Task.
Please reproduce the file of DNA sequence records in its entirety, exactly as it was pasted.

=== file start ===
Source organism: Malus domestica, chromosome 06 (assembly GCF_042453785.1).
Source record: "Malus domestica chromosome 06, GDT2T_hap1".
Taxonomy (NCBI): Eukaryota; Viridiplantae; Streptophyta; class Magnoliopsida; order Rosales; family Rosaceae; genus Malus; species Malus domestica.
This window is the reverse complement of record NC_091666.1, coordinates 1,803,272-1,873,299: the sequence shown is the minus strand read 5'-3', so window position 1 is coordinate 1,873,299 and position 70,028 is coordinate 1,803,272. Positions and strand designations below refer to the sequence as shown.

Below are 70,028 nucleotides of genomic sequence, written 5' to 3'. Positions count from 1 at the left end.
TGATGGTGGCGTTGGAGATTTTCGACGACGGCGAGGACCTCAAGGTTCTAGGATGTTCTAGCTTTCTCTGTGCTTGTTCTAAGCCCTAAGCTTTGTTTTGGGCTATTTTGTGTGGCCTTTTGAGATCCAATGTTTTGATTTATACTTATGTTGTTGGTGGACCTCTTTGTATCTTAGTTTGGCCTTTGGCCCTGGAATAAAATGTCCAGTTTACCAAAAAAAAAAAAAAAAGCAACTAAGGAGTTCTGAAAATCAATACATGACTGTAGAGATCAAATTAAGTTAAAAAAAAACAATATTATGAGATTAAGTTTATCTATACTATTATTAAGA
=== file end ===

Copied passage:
Source organism: Malus domestica, chromosome 06 (assembly GCF_042453785.1).
Source record: "Malus domestica chromosome 06, GDT2T_hap1".
Taxonomy (NCBI): Eukaryota; Viridiplantae; Streptophyta; class Magnoliopsida; order Rosales; family Rosaceae; genus Malus; species Malus domestica.
This window is the reverse complement of record NC_091666.1, coordinates 1,803,272-1,873,299: the sequence shown is the minus strand read 5'-3', so window position 1 is coordinate 1,873,299 and position 70,028 is coordinate 1,803,272. Positions and strand designations below refer to the sequence as shown.

Below are 70,028 nucleotides of genomic sequence, written 5' to 3'. Positions count from 1 at the left end.
TGATGGTGGCGTTGGAGATTTTCGACGACGGCGAGGACCTCAAGGTTCTAGGATGTTCTAGCTTTCTCTGTGCTTGTTCTAAGCCCTAAGCTTTGTTTTGGGCTATTTTGTGTGGCCTTTTGAGATCCAATGTTTTGATTTATACTTATGTTGTTGGTGGACCTCTTTGTATCTTAGTTTGGCCTTTGGCCCTGGAATAAAATGTCCAGTTTACCAAAAAAAAAAAAAAAAGCAACTAAGGAGTTCTGAAAATCAATACATGACTGTAGAGATCAAATTAAGTTAAAAAAAAACAATATTATGAGATTAAGTTTATCTATACTATTATTAAGA